This is FRESH AIR. Fifty years ago this month, singer-songwriter Bobbie Gentry released this song "Ode To Billie Joe," her enigmatic slice of life in rural Mississippi.

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DAVE DAVIES, HOST:

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DAVE DAVIES, HOST:

American Popular Song Series: Jerome Kern

Jul 13, 2017

Copyright 2017 Fresh Air. To see more, visit Fresh Air.

It sounds like something dreamed up by a team of romantic comedy writers: A Pakistani-American comic falls in love with an American graduate student, but because of cultural pressures from his family, he is forced to keep the relationship a secret. It is only when she becomes mysteriously ill and is put into a medically induced coma that he decides to tell his family about the woman he loves.

That is the plot of the new film The Big Sick, but it is also the story of how the film's co-writers, Kumail Nanjiani and Emily V. Gordon, met and fell in love in real life.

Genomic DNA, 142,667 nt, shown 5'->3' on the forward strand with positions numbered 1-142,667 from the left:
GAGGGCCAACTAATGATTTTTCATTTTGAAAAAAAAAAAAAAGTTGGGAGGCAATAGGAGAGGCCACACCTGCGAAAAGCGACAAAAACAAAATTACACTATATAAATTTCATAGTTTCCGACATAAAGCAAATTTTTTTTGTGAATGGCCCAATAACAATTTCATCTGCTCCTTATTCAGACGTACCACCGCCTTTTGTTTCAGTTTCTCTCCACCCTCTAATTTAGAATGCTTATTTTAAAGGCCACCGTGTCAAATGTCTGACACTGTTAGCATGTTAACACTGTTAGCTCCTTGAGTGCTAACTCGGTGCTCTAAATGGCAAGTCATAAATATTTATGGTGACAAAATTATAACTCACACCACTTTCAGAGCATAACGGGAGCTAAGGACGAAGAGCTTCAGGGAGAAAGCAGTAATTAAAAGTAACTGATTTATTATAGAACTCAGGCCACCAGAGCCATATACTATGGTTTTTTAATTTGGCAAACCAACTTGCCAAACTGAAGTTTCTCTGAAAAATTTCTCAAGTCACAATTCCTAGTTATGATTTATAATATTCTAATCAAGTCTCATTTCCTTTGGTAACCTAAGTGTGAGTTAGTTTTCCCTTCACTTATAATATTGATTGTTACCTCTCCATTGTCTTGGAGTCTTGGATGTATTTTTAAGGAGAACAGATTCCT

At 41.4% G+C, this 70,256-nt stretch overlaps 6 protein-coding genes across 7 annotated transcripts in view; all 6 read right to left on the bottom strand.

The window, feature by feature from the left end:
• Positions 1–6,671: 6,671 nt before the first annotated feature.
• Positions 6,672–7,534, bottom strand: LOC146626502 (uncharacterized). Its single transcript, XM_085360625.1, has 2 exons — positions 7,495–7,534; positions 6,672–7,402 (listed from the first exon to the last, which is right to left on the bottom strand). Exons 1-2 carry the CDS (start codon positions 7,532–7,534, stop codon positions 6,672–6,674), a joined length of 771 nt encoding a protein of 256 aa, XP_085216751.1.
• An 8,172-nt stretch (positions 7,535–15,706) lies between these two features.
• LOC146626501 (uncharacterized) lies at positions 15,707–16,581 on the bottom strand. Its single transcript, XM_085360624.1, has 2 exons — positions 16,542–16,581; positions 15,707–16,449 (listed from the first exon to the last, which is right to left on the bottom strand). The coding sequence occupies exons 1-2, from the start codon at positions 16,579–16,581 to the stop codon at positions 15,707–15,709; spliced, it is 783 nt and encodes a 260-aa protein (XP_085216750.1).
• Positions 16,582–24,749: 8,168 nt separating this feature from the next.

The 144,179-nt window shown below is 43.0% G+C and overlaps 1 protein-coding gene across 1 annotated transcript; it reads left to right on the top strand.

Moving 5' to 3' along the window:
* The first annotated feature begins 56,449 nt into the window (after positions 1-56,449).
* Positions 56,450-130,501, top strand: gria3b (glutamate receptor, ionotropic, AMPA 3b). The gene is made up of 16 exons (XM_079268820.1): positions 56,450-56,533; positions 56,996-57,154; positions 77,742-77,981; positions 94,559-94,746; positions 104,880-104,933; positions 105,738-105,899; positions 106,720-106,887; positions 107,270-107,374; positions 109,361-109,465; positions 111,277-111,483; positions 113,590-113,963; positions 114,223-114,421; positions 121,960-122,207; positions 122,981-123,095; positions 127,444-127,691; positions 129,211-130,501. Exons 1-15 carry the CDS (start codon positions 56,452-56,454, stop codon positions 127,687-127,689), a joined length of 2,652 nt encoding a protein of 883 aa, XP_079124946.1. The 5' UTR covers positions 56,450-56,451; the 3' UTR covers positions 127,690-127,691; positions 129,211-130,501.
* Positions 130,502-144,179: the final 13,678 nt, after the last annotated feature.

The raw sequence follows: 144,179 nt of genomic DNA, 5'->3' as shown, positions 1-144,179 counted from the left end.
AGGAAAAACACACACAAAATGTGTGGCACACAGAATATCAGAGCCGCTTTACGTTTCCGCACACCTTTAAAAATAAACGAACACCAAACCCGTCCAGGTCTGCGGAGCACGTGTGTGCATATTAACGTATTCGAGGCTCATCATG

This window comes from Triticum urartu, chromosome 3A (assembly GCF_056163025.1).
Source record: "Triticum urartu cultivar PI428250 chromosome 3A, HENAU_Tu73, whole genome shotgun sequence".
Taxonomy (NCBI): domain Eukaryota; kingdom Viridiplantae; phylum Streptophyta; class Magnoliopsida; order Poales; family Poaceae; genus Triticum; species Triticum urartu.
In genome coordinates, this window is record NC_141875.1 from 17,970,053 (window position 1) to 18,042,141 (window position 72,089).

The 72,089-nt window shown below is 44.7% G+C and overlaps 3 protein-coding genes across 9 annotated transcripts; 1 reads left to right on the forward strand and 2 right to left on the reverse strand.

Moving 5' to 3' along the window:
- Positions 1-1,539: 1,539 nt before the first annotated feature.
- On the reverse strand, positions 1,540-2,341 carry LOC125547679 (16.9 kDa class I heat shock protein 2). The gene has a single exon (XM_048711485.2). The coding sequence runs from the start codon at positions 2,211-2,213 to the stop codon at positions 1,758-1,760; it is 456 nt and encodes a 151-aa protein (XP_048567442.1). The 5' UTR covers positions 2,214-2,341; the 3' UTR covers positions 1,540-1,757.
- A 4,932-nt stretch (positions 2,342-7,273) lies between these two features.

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TERRY GROSS, HOST:

I didn't drop my laptop, or download malware from a sketchy pop-up window or spill Diet Coke on my keyboard. It just stopped working. One minute, my computer was fine; the next it was like, New hard drive, who dis?

I tried everything I could; I rebooted in different modes, used external disk repair programs — nothing worked. So I gave in, decided to wipe the drive clean and reinstall all my data.

Ever since Peter Minuit bought Manhattan Island from the Native Americans, New York City's character has been defined by money and con artistry. So it is that classic New York stories are always populated by a grifter or two.

In 2013, acclaimed ballerina Wendy Whelan underwent reconstructive surgery that left her hobbled, both physically and emotionally. For Whelan, it wasn't just her career with the New York City Ballet that was at stake; it was also her artistic voice.